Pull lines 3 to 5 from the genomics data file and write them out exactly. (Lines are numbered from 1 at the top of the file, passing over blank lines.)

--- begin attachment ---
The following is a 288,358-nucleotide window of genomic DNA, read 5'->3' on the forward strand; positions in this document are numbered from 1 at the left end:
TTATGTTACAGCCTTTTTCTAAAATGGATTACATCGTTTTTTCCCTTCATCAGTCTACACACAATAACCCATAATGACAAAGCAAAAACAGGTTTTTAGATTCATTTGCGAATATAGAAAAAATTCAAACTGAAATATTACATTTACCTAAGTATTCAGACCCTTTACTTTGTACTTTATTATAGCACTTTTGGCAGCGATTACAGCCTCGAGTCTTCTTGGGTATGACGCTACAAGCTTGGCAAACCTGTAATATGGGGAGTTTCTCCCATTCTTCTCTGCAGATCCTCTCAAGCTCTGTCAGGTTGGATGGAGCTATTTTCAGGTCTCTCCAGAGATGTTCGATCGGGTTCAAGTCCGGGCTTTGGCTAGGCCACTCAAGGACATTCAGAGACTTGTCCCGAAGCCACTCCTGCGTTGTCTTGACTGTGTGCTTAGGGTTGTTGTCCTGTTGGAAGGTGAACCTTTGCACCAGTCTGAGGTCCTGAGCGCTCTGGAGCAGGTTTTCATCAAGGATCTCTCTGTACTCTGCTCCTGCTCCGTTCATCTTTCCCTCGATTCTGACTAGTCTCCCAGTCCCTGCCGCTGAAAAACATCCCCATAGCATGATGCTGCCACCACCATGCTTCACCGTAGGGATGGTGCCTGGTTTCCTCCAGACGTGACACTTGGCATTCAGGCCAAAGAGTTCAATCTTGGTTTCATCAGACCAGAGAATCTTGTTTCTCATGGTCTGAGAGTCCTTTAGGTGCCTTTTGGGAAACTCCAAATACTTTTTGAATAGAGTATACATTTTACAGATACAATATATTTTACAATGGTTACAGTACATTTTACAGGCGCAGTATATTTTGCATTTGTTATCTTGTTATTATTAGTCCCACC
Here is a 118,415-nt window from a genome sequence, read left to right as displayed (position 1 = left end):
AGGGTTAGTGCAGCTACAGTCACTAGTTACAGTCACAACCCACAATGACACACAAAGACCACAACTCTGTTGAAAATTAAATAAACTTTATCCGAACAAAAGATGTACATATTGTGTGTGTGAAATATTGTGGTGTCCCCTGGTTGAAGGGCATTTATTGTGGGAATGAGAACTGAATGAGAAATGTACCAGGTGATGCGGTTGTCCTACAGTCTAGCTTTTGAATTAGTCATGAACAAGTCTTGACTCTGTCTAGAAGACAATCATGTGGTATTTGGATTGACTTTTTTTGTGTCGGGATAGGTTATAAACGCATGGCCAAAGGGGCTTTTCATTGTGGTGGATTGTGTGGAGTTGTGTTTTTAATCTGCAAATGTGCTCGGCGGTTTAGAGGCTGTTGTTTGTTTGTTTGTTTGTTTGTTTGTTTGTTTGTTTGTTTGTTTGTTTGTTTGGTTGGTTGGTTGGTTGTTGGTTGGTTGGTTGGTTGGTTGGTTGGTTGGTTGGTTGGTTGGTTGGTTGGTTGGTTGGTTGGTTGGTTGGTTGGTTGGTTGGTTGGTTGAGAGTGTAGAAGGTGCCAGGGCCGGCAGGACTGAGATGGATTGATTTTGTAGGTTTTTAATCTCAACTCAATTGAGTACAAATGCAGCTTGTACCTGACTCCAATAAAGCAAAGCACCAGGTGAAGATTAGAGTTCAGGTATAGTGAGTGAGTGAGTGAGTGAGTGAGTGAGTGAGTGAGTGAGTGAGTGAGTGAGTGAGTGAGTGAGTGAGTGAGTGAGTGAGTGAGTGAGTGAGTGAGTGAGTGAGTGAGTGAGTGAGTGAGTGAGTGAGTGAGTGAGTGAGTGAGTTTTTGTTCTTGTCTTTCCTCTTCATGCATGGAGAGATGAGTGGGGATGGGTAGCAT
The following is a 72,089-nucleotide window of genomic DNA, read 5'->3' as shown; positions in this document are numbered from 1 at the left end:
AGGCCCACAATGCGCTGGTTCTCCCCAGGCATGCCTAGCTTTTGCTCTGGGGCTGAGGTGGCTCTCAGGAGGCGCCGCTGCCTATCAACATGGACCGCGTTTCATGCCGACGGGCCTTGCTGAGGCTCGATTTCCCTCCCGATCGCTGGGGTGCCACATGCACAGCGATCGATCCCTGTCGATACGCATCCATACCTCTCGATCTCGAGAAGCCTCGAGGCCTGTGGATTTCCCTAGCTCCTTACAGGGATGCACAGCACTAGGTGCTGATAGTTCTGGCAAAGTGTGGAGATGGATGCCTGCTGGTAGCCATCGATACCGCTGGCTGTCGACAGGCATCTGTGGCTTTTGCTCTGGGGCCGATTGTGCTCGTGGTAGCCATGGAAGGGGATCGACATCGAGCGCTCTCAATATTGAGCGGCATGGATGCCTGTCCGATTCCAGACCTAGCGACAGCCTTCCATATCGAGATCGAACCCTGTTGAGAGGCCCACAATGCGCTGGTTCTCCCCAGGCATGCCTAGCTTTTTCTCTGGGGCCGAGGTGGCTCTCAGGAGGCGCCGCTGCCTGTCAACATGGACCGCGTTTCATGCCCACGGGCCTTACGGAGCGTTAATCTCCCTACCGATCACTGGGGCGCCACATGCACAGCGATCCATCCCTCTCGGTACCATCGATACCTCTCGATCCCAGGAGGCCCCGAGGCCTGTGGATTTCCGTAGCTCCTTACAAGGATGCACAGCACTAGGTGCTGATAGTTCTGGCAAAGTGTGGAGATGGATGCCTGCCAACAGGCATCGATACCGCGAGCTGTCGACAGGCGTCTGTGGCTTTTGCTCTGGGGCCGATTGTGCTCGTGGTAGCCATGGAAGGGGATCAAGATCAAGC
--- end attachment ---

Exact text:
Here is a 118,415-nt window from a genome sequence, read left to right as displayed (position 1 = left end):
AGGGTTAGTGCAGCTACAGTCACTAGTTACAGTCACAACCCACAATGACACACAAAGACCACAACTCTGTTGAAAATTAAATAAACTTTATCCGAACAAAAGATGTACATATTGTGTGTGTGAAATATTGTGGTGTCCCCTGGTTGAAGGGCATTTATTGTGGGAATGAGAACTGAATGAGAAATGTACCAGGTGATGCGGTTGTCCTACAGTCTAGCTTTTGAATTAGTCATGAACAAGTCTTGACTCTGTCTAGAAGACAATCATGTGGTATTTGGATTGACTTTTTTTGTGTCGGGATAGGTTATAAACGCATGGCCAAAGGGGCTTTTCATTGTGGTGGATTGTGTGGAGTTGTGTTTTTAATCTGCAAATGTGCTCGGCGGTTTAGAGGCTGTTGTTTGTTTGTTTGTTTGTTTGTTTGTTTGTTTGTTTGTTTGTTTGTTTGTTTGGTTGGTTGGTTGGTTGTTGGTTGGTTGGTTGGTTGGTTGGTTGGTTGGTTGGTTGGTTGGTTGGTTGGTTGGTTGGTTGGTTGGTTGGTTGGTTGGTTGGTTGGTTGAGAGTGTAGAAGGTGCCAGGGCCGGCAGGACTGAGATGGATTGATTTTGTAGGTTTTTAATCTCAACTCAATTGAGTACAAATGCAGCTTGTACCTGACTCCAATAAAGCAAAGCACCAGGTGAAGATTAGAGTTCAGGTATAGTGAGTGAGTGAGTGAGTGAGTGAGTGAGTGAGTGAGTGAGTGAGTGAGTGAGTGAGTGAGTGAGTGAGTGAGTGAGTGAGTGAGTGAGTGAGTGAGTGAGTGAGTGAGTGAGTGAGTGAGTGAGTGAGTGAGTGAGTGAGTGAGTTTTTGTTCTTGTCTTTCCTCTTCATGCATGGAGAGATGAGTGGGGATGGGTAGCAT
The following is a 72,089-nucleotide window of genomic DNA, read 5'->3' as shown; positions in this document are numbered from 1 at the left end: